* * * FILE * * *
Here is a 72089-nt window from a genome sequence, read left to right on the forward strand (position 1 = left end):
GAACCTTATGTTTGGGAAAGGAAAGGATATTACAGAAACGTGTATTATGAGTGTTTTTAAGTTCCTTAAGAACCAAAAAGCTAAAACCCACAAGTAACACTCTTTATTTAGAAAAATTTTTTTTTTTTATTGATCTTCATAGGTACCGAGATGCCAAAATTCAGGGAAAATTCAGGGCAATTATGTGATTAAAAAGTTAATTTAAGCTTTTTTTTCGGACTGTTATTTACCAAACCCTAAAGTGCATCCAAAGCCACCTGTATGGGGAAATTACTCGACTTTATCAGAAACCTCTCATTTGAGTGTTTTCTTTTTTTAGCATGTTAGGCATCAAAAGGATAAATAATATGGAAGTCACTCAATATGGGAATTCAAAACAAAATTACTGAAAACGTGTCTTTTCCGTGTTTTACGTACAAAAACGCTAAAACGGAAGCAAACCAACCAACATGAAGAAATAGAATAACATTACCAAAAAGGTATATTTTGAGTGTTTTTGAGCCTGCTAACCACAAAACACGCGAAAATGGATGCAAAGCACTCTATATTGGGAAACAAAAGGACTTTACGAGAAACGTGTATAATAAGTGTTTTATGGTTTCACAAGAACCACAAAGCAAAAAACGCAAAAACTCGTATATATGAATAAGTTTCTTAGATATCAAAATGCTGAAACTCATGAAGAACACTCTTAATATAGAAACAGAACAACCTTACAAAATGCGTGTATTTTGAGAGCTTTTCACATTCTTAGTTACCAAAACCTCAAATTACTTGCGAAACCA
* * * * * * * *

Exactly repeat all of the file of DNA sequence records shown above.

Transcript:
Here is a 72089-nt window from a genome sequence, read left to right on the forward strand (position 1 = left end):
GAACCTTATGTTTGGGAAAGGAAAGGATATTACAGAAACGTGTATTATGAGTGTTTTTAAGTTCCTTAAGAACCAAAAAGCTAAAACCCACAAGTAACACTCTTTATTTAGAAAAATTTTTTTTTTTTATTGATCTTCATAGGTACCGAGATGCCAAAATTCAGGGAAAATTCAGGGCAATTATGTGATTAAAAAGTTAATTTAAGCTTTTTTTTCGGACTGTTATTTACCAAACCCTAAAGTGCATCCAAAGCCACCTGTATGGGGAAATTACTCGACTTTATCAGAAACCTCTCATTTGAGTGTTTTCTTTTTTTAGCATGTTAGGCATCAAAAGGATAAATAATATGGAAGTCACTCAATATGGGAATTCAAAACAAAATTACTGAAAACGTGTCTTTTCCGTGTTTTACGTACAAAAACGCTAAAACGGAAGCAAACCAACCAACATGAAGAAATAGAATAACATTACCAAAAAGGTATATTTTGAGTGTTTTTGAGCCTGCTAACCACAAAACACGCGAAAATGGATGCAAAGCACTCTATATTGGGAAACAAAAGGACTTTACGAGAAACGTGTATAATAAGTGTTTTATGGTTTCACAAGAACCACAAAGCAAAAAACGCAAAAACTCGTATATATGAATAAGTTTCTTAGATATCAAAATGCTGAAACTCATGAAGAACACTCTTAATATAGAAACAGAACAACCTTACAAAATGCGTGTATTTTGAGAGCTTTTCACATTCTTAGTTACCAAAACCTCAAATTACTTGCGAAACCA